I found the most helpful was talking to a family friend who was a structural engineer about what it was like. He had trained as both an architect and engineer, worked for a famous company, and then was lecturing and inspiring others by teaching creativity and good design.

But for those who don’t know any structural engineers, I think personal blogs are a good place to start. I’ve found blogging to be a lot harder than it looks, so these people are obviously very passionate about what they do to have been so persistent in writing about it. I hope they open up another world for you.

The Happy Pontist – I love this blog. HP’s infectious enthusiasm is backed up by an incredible depth of knowledge. Structural engineering is designing how things stand up, which could be for anything, but the particular fun with bridges is that the structure is on display (unlike most buildings for example). Very difficult to pick favourites from amongst the 750+ posts but would recommend this one on one of Robert Maillart’s gem’s in Switzerland, and this piece of one of Calatrava’s bridges that broke the mould.

My Passion for Structural Engineering – Waseem Rana writes this popular blog, which mostly focuses on particular technical challenges with engineering. Probably most useful for if you’re in the first few years of working but it does give a flavour of the maths and science aspects of the job. Particular highlights for me were reading about his passion for what he does, and also some signposts to his other favourite structural blogs. I was inspired by the layout he’s used when I was setting up my own blog.

Civil Engineering Gyan – I enjoyed reading this blog, which is co-authored by Rakshita Nagayach an Indian civil engineer by training, and a prolific blogger (this is just one of hers). She writes on a wide range of topics related to engineering but I particularly enjoyed this post about great engineers. It’s nice to hear a few names outside the British and American ones I’ve heard of elsewhere.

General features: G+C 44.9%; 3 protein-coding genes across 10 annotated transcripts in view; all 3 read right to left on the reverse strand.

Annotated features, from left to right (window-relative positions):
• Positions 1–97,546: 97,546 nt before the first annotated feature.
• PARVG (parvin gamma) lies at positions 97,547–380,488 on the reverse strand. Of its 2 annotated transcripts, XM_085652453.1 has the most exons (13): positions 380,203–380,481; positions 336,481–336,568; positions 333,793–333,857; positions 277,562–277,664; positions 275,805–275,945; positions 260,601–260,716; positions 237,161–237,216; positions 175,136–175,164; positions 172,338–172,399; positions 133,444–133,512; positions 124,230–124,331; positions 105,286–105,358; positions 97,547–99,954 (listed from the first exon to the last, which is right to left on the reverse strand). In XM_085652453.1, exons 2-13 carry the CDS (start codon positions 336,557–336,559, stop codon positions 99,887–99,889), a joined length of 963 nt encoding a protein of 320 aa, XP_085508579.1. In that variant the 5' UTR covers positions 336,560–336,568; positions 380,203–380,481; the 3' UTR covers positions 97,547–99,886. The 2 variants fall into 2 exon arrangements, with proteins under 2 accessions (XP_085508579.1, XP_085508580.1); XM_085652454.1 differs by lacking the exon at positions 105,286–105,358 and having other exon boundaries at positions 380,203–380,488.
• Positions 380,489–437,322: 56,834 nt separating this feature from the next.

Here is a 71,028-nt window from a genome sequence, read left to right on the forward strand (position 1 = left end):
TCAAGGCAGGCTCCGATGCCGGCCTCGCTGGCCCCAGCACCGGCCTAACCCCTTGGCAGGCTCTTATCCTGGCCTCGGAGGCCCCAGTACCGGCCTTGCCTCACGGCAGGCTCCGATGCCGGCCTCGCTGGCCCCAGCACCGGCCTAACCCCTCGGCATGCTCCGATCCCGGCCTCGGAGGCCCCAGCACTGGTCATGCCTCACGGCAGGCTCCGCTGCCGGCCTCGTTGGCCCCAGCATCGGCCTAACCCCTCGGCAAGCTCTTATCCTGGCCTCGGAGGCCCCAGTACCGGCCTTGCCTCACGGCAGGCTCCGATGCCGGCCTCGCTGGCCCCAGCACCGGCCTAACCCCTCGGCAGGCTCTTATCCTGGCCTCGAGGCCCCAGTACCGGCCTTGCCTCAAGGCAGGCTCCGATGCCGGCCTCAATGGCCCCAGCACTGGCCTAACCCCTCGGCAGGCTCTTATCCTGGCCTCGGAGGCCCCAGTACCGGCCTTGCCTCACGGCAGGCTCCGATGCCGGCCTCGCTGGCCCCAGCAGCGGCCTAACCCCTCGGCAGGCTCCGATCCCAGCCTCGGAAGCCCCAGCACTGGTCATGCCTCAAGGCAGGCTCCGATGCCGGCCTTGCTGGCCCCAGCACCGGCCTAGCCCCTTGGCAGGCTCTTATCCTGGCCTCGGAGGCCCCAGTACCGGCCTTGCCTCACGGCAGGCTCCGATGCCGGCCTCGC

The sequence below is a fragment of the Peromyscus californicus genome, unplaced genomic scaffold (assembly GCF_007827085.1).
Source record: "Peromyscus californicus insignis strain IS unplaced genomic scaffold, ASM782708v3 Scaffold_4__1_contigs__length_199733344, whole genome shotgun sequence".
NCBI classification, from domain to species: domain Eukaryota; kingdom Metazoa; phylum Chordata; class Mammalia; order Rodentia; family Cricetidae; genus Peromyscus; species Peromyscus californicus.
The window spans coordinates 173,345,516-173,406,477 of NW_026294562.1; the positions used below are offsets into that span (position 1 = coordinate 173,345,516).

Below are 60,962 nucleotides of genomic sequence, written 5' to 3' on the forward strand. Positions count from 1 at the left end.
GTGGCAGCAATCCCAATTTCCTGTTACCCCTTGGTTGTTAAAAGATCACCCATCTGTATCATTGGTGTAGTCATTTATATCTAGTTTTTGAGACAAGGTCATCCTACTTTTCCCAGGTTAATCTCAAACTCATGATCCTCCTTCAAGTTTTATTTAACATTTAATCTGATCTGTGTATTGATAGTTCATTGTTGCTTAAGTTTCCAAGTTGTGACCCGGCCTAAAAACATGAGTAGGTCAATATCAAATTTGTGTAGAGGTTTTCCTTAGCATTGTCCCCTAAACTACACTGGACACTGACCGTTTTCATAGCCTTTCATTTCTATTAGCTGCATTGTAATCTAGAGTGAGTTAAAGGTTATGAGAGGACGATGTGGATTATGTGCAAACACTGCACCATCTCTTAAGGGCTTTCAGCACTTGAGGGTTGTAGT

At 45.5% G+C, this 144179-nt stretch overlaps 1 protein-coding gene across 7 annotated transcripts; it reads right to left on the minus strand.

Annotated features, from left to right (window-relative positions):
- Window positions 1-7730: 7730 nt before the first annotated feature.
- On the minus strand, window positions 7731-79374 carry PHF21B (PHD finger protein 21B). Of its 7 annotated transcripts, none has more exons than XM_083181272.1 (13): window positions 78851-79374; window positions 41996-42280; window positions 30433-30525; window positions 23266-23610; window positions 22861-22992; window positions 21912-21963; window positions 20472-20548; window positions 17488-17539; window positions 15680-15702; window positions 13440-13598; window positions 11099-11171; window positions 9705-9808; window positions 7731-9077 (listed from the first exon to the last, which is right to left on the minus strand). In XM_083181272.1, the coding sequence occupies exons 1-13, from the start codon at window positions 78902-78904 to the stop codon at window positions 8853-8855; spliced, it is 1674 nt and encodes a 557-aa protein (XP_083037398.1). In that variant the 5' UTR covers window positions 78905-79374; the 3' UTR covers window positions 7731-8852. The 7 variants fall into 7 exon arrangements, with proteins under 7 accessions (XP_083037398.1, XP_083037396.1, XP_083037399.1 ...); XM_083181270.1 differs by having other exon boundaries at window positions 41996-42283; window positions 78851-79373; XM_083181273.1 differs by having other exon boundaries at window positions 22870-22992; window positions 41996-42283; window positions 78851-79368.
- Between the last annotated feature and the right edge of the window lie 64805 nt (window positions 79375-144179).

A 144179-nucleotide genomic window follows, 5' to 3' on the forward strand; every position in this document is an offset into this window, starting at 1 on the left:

Being Brunel – This blog inspired me to start my own blog but has now been taken down.

Structural Madness – If you’re lucky as an engineer you get to work at the cutting edge of what is possible, I think that is what co-authors Jinal Doshi and Darshan Pala mean by the name of their blog Structural Madness. For example, some people may have considered it madness when the the Burj Khalifa smashed the world record for tallest building by 300m; but it has proven to be a success. This blog, started when they were both in Grad School in the US is the top result when searching for structural engineering blogs. They tackle difficult concepts but use lots of pictures to make this an accessible way to learn about structural engineering.

If you liked this blog post, you might also enjoy my post about good books about structural engineering or go back to the homepage to see other options.